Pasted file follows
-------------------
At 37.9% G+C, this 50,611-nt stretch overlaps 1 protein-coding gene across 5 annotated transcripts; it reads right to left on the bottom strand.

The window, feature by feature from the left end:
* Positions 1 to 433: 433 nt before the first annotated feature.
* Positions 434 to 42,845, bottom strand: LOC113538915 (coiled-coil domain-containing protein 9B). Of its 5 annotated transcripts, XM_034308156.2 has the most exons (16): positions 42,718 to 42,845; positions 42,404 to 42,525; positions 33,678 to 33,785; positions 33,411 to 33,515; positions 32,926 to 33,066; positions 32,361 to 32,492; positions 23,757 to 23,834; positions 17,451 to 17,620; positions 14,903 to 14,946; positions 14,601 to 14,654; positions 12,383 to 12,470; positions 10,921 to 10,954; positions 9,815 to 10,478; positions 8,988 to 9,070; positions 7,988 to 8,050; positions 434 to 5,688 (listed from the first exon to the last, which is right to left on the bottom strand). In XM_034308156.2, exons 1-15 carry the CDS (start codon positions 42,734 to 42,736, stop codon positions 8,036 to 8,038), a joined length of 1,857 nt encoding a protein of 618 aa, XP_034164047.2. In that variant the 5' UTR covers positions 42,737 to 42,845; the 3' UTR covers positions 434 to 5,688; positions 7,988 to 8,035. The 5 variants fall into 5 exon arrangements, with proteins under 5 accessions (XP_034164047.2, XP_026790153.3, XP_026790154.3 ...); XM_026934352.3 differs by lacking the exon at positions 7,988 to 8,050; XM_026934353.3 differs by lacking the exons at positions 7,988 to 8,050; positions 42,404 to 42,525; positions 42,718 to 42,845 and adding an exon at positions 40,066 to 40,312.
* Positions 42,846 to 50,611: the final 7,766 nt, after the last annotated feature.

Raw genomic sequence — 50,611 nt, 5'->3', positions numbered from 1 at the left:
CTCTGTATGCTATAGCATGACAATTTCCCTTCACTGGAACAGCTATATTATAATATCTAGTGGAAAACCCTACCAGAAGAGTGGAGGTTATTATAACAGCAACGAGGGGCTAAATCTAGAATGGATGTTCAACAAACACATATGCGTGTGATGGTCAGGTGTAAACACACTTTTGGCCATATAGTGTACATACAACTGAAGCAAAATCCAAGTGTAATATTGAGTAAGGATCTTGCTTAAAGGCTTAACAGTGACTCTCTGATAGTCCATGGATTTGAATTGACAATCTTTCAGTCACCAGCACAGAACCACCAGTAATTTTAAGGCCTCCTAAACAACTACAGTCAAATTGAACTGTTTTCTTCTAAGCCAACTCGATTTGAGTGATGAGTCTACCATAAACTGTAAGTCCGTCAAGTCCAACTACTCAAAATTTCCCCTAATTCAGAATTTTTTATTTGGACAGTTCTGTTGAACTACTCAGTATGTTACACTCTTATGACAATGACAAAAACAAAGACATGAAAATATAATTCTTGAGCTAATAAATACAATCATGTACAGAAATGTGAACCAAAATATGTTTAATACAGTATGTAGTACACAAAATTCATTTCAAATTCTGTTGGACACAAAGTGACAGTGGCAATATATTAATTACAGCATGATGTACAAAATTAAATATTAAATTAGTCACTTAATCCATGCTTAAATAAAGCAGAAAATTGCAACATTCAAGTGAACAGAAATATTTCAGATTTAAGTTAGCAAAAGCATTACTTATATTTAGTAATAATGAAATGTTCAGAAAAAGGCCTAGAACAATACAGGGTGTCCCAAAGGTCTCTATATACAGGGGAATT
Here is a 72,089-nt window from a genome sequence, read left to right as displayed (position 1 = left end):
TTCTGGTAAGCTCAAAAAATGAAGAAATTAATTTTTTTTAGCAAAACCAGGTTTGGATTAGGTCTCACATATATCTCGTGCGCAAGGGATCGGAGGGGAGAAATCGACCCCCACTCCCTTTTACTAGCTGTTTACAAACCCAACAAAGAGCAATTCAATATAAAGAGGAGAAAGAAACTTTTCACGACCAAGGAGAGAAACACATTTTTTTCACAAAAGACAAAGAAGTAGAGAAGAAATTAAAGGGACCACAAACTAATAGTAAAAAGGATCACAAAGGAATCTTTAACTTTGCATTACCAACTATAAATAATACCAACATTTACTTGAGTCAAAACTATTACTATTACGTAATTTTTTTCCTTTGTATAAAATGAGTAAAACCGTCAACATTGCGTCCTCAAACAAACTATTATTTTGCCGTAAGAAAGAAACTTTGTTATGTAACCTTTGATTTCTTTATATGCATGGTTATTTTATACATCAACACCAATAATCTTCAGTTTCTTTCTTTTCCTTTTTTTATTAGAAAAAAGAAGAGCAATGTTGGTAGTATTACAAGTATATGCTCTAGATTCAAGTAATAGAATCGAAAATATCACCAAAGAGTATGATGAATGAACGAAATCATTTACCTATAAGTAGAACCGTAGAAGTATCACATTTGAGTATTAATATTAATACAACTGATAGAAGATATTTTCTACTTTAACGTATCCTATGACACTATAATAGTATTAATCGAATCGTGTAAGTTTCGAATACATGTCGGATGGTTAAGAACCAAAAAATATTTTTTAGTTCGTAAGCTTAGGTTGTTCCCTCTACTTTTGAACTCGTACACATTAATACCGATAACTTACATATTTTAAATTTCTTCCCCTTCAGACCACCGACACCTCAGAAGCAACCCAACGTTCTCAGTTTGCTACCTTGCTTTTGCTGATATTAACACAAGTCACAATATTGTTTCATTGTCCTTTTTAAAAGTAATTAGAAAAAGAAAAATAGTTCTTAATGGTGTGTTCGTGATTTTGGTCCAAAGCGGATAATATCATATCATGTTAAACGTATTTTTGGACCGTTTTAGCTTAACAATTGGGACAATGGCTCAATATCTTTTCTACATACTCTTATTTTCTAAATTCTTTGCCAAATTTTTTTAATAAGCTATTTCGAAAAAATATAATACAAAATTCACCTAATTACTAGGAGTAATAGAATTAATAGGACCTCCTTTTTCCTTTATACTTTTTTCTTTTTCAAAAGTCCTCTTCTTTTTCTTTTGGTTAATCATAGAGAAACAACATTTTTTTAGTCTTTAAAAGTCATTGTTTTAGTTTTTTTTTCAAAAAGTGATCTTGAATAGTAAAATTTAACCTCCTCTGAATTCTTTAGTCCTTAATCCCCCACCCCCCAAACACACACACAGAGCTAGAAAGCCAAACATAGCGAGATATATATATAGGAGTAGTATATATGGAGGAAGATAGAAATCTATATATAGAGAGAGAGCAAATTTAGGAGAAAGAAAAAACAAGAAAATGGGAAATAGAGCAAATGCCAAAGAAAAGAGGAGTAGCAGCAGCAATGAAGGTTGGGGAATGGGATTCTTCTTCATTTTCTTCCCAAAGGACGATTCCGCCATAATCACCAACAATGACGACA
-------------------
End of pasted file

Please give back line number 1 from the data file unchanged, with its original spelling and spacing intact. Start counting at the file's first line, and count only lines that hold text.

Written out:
At 37.9% G+C, this 50,611-nt stretch overlaps 1 protein-coding gene across 5 annotated transcripts; it reads right to left on the bottom strand.